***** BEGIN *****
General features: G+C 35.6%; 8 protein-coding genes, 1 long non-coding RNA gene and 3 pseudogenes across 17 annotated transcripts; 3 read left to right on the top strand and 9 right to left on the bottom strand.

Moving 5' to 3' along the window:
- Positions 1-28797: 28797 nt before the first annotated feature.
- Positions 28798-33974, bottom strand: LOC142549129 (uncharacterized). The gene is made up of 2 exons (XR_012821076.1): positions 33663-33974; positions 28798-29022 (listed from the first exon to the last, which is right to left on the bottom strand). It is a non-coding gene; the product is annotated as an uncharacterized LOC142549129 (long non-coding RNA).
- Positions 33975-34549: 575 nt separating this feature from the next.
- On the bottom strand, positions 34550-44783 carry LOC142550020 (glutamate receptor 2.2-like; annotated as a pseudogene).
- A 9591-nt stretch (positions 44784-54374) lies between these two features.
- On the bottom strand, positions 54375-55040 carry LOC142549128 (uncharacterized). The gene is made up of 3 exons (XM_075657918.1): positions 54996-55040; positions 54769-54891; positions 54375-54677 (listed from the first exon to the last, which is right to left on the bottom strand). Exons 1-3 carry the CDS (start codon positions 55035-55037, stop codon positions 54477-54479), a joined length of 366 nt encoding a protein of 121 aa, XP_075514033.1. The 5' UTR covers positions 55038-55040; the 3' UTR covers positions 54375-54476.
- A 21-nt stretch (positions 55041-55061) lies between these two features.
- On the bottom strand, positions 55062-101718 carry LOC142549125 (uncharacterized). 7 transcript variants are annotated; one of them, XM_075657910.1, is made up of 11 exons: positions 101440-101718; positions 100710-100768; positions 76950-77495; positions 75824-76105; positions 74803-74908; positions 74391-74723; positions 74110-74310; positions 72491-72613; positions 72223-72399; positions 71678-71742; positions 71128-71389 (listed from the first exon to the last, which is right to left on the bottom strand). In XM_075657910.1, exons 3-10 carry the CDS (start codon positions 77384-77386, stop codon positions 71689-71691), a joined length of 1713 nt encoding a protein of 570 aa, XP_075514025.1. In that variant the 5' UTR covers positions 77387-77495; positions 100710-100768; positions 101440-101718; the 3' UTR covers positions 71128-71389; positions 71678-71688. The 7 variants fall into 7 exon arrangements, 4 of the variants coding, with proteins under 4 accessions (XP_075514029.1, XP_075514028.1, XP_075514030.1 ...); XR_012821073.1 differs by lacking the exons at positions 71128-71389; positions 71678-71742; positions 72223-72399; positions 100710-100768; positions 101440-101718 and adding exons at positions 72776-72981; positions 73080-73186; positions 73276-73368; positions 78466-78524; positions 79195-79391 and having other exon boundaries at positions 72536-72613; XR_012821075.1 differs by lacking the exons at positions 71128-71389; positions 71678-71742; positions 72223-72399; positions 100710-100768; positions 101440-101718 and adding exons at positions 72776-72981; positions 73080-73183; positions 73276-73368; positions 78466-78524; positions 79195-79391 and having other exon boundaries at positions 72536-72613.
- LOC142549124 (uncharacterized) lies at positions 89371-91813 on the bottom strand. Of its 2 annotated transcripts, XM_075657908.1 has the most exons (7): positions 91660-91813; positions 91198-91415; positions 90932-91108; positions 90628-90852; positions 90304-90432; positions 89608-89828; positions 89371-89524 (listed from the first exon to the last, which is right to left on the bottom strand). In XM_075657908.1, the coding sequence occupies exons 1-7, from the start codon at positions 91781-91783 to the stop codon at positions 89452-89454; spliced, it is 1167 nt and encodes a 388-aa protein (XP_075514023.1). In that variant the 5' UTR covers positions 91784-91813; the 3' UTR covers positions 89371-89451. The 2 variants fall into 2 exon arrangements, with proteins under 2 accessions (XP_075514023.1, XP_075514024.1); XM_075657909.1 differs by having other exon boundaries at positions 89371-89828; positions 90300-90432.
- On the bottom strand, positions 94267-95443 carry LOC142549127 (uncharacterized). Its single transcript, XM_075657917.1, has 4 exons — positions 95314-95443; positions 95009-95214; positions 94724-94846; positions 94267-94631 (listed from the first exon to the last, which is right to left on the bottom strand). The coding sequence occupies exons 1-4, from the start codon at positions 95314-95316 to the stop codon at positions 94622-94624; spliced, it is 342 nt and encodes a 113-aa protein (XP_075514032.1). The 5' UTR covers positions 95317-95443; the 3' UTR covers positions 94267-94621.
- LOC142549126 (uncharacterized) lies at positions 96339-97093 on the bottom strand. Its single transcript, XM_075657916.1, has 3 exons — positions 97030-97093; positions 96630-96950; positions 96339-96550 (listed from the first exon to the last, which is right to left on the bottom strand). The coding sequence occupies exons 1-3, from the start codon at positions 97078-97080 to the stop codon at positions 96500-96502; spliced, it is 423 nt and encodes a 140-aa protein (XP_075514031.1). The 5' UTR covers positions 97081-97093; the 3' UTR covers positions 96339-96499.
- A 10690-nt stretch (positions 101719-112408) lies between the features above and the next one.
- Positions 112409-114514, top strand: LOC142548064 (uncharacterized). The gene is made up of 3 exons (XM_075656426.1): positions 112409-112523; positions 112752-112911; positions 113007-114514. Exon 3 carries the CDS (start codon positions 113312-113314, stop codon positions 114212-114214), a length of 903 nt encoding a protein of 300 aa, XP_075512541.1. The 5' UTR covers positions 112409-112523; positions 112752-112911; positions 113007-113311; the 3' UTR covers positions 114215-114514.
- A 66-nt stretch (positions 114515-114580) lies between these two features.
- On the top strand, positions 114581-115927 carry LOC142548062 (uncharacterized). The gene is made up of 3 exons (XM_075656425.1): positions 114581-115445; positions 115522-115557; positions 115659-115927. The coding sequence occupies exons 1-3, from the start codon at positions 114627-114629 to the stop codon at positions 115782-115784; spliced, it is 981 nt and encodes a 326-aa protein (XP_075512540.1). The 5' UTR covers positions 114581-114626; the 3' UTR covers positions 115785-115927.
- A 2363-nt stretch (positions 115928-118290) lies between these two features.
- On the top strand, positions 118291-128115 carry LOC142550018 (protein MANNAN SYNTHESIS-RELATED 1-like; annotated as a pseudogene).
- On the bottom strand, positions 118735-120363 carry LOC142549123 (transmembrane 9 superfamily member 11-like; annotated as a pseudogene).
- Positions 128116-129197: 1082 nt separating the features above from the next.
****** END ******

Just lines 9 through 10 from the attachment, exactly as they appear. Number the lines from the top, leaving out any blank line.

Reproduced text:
- A 21-nt stretch (positions 55041-55061) lies between these two features.
- On the bottom strand, positions 55062-101718 carry LOC142549125 (uncharacterized). 7 transcript variants are annotated; one of them, XM_075657910.1, is made up of 11 exons: positions 101440-101718; positions 100710-100768; positions 76950-77495; positions 75824-76105; positions 74803-74908; positions 74391-74723; positions 74110-74310; positions 72491-72613; positions 72223-72399; positions 71678-71742; positions 71128-71389 (listed from the first exon to the last, which is right to left on the bottom strand). In XM_075657910.1, exons 3-10 carry the CDS (start codon positions 77384-77386, stop codon positions 71689-71691), a joined length of 1713 nt encoding a protein of 570 aa, XP_075514025.1. In that variant the 5' UTR covers positions 77387-77495; positions 100710-100768; positions 101440-101718; the 3' UTR covers positions 71128-71389; positions 71678-71688. The 7 variants fall into 7 exon arrangements, 4 of the variants coding, with proteins under 4 accessions (XP_075514029.1, XP_075514028.1, XP_075514030.1 ...); XR_012821073.1 differs by lacking the exons at positions 71128-71389; positions 71678-71742; positions 72223-72399; positions 100710-100768; positions 101440-101718 and adding exons at positions 72776-72981; positions 73080-73186; positions 73276-73368; positions 78466-78524; positions 79195-79391 and having other exon boundaries at positions 72536-72613; XR_012821075.1 differs by lacking the exons at positions 71128-71389; positions 71678-71742; positions 72223-72399; positions 100710-100768; positions 101440-101718 and adding exons at positions 72776-72981; positions 73080-73183; positions 73276-73368; positions 78466-78524; positions 79195-79391 and having other exon boundaries at positions 72536-72613.